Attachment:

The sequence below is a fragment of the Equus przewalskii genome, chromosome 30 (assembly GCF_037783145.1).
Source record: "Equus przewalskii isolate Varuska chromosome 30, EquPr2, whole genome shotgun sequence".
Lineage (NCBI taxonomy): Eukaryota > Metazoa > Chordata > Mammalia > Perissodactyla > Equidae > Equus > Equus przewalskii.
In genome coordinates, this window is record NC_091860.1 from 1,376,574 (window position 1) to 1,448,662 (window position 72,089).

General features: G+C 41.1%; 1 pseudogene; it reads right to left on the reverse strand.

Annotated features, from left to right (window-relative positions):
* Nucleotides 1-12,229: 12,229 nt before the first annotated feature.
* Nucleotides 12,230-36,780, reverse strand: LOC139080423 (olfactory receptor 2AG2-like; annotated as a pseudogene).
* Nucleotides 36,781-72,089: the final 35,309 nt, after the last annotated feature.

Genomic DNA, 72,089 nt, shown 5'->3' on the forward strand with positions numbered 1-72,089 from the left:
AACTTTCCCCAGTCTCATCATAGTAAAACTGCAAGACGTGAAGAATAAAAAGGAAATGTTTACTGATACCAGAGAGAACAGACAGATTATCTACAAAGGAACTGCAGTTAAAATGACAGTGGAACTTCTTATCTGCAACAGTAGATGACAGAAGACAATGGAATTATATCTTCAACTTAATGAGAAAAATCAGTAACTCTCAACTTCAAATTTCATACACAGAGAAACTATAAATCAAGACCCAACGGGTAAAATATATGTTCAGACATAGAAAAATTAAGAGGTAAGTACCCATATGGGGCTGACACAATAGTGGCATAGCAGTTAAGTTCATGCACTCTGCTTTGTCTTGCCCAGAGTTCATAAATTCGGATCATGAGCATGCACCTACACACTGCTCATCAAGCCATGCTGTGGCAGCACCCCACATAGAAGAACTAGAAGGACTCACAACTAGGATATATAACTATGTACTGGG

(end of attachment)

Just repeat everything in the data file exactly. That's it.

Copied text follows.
The sequence below is a fragment of the Equus przewalskii genome, chromosome 30 (assembly GCF_037783145.1).
Source record: "Equus przewalskii isolate Varuska chromosome 30, EquPr2, whole genome shotgun sequence".
Lineage (NCBI taxonomy): Eukaryota > Metazoa > Chordata > Mammalia > Perissodactyla > Equidae > Equus > Equus przewalskii.
In genome coordinates, this window is record NC_091860.1 from 1,376,574 (window position 1) to 1,448,662 (window position 72,089).

General features: G+C 41.1%; 1 pseudogene; it reads right to left on the reverse strand.

Annotated features, from left to right (window-relative positions):
* Nucleotides 1-12,229: 12,229 nt before the first annotated feature.
* Nucleotides 12,230-36,780, reverse strand: LOC139080423 (olfactory receptor 2AG2-like; annotated as a pseudogene).
* Nucleotides 36,781-72,089: the final 35,309 nt, after the last annotated feature.

Genomic DNA, 72,089 nt, shown 5'->3' on the forward strand with positions numbered 1-72,089 from the left:
AACTTTCCCCAGTCTCATCATAGTAAAACTGCAAGACGTGAAGAATAAAAAGGAAATGTTTACTGATACCAGAGAGAACAGACAGATTATCTACAAAGGAACTGCAGTTAAAATGACAGTGGAACTTCTTATCTGCAACAGTAGATGACAGAAGACAATGGAATTATATCTTCAACTTAATGAGAAAAATCAGTAACTCTCAACTTCAAATTTCATACACAGAGAAACTATAAATCAAGACCCAACGGGTAAAATATATGTTCAGACATAGAAAAATTAAGAGGTAAGTACCCATATGGGGCTGACACAATAGTGGCATAGCAGTTAAGTTCATGCACTCTGCTTTGTCTTGCCCAGAGTTCATAAATTCGGATCATGAGCATGCACCTACACACTGCTCATCAAGCCATGCTGTGGCAGCACCCCACATAGAAGAACTAGAAGGACTCACAACTAGGATATATAACTATGTACTGGG